I accept that this is the libertarian ideal. However, the economic system that has resulted from libertarian policies (i.e. neoliberalism, as advocated by Milton Friedman and the "Chicago Boys") does not produce these results in practice. Ultimately, the entire history of capitalism shows that it isn't a system compatible with the non-aggression principle and voluntary exchange.

Coyote wrote:Take a look at the Gilded Age. The world has never seen such an explosion of wealth. And I'm not talking about the Robber Barons. I'm talking about the working class citizens of the USA. That was an almost unbelievable skyrocketing in the quality of human life.

This was a consequence of industrialisation, rather than free-market capitalism. Quality of life also improved during Stalinist Russia's industrialisation period, but that doesn't mean that communism is necessarily the "best" system. You can't really apply the economic policies of an industrialising society to an industrialised society, and expect it to be relevant.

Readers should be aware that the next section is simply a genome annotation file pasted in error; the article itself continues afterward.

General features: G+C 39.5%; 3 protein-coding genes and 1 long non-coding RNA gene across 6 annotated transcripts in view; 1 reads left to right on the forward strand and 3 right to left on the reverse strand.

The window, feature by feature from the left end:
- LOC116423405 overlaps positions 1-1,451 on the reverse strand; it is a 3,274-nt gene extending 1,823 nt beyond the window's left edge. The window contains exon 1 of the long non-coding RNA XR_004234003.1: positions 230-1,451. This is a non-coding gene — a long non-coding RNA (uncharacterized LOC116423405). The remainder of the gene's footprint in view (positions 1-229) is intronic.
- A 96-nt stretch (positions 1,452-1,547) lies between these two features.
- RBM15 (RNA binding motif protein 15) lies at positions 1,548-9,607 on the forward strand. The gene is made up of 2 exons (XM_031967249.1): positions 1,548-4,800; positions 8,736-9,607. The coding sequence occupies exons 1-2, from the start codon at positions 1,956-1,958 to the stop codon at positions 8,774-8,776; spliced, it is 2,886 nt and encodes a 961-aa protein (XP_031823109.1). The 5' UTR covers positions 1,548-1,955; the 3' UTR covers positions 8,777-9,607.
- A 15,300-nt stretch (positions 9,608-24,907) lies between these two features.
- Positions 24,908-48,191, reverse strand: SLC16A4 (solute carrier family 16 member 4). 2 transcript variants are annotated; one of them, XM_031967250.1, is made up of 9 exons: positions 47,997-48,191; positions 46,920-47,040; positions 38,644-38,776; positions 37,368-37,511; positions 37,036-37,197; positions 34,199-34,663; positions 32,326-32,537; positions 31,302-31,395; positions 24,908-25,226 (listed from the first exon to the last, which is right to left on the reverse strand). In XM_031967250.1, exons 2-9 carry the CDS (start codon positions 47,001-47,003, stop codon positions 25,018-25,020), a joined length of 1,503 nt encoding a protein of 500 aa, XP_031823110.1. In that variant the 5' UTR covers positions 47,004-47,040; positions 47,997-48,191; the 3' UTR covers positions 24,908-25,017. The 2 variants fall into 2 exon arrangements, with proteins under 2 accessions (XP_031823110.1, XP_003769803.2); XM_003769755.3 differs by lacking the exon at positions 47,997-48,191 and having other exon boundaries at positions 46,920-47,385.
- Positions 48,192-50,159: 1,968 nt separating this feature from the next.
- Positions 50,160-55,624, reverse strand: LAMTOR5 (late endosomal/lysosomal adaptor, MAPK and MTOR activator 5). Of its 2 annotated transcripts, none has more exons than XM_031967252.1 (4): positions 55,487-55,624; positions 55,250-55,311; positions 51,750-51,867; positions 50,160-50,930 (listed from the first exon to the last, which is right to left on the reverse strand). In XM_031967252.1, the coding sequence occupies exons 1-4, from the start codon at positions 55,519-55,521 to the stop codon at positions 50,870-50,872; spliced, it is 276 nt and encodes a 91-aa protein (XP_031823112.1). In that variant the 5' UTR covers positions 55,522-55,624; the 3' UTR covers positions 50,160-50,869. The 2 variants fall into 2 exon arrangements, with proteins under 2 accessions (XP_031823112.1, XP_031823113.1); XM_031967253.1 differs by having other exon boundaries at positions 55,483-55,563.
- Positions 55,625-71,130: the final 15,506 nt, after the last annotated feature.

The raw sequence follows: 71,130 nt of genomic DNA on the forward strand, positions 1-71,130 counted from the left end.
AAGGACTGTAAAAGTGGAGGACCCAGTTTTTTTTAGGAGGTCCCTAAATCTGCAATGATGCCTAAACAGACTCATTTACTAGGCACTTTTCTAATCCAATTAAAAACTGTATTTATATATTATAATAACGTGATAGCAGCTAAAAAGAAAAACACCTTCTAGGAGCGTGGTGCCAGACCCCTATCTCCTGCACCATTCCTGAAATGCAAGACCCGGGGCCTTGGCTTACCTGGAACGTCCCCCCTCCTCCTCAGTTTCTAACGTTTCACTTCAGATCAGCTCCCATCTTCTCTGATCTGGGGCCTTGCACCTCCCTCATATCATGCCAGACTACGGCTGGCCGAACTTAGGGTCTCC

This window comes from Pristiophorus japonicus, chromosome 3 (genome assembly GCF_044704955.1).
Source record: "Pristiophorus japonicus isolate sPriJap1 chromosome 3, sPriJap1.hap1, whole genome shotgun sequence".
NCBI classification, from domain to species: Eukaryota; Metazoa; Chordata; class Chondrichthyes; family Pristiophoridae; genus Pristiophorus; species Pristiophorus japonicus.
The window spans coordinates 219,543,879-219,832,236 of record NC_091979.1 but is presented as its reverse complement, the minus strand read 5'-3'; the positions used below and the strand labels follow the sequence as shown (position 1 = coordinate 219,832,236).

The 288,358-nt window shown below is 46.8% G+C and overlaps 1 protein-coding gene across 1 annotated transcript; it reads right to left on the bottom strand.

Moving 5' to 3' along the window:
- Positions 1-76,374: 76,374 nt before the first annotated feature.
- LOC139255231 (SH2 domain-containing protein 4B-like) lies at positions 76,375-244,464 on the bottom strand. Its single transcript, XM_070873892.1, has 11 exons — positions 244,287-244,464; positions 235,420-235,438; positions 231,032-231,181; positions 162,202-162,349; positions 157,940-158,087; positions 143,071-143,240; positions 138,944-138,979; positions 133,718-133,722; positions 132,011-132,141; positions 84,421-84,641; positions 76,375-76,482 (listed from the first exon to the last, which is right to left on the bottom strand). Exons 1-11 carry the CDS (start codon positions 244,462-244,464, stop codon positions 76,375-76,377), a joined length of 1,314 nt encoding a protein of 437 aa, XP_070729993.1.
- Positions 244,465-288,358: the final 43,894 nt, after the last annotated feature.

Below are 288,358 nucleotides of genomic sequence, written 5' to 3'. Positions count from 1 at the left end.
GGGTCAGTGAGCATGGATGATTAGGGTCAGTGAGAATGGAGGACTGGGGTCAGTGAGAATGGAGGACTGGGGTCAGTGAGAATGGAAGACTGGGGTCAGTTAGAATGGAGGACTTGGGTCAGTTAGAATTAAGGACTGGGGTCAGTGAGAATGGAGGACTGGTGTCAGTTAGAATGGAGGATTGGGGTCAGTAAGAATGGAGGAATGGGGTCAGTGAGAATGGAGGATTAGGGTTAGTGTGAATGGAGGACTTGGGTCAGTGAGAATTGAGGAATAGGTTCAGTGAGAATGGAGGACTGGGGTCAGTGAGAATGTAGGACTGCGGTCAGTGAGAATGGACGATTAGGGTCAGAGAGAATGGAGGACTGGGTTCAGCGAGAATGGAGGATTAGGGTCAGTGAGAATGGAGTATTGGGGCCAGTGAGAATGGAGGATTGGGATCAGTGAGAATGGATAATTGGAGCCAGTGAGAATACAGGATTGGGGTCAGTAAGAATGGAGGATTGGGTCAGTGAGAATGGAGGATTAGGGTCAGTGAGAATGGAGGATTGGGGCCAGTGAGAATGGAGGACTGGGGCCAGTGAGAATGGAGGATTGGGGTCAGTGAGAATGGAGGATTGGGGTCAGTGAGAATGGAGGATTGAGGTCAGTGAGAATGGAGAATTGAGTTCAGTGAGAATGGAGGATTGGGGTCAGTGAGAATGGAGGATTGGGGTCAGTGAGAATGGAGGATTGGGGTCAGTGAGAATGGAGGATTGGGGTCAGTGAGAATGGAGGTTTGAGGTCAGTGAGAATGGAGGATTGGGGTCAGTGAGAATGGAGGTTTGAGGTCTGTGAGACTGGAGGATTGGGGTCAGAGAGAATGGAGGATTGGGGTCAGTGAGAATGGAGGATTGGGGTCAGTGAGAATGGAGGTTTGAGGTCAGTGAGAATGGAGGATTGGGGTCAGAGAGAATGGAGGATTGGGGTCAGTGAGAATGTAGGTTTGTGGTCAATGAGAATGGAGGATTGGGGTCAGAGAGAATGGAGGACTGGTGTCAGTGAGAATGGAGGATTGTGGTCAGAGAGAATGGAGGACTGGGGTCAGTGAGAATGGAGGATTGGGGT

#14317649
Heisenberg wrote:I accept that this is the libertarian ideal. However, the economic system that has resulted from libertarian policies (i.e. neoliberalism, as advocated by Milton Friedman and the "Chicago Boys") does not produce these results in practice. Ultimately, the entire history of capitalism shows that it isn't a system compatible with the non-aggression principle and voluntary exchange.



Well, Milton and the "Chicago Boys" may have had it right.

But I don't subscribe to their theories, I don't consider the Chicago School to be "Libertarian", and I adamantly deny that a libertarian economy has ever been put into place on this earth, at any level greater than the local...
#14317767
Coyote wrote:But I don't subscribe to their theories, I don't consider the Chicago School to be "Libertarian", and I adamantly deny that a libertarian economy has ever been put into place on this earth, at any level greater than the local...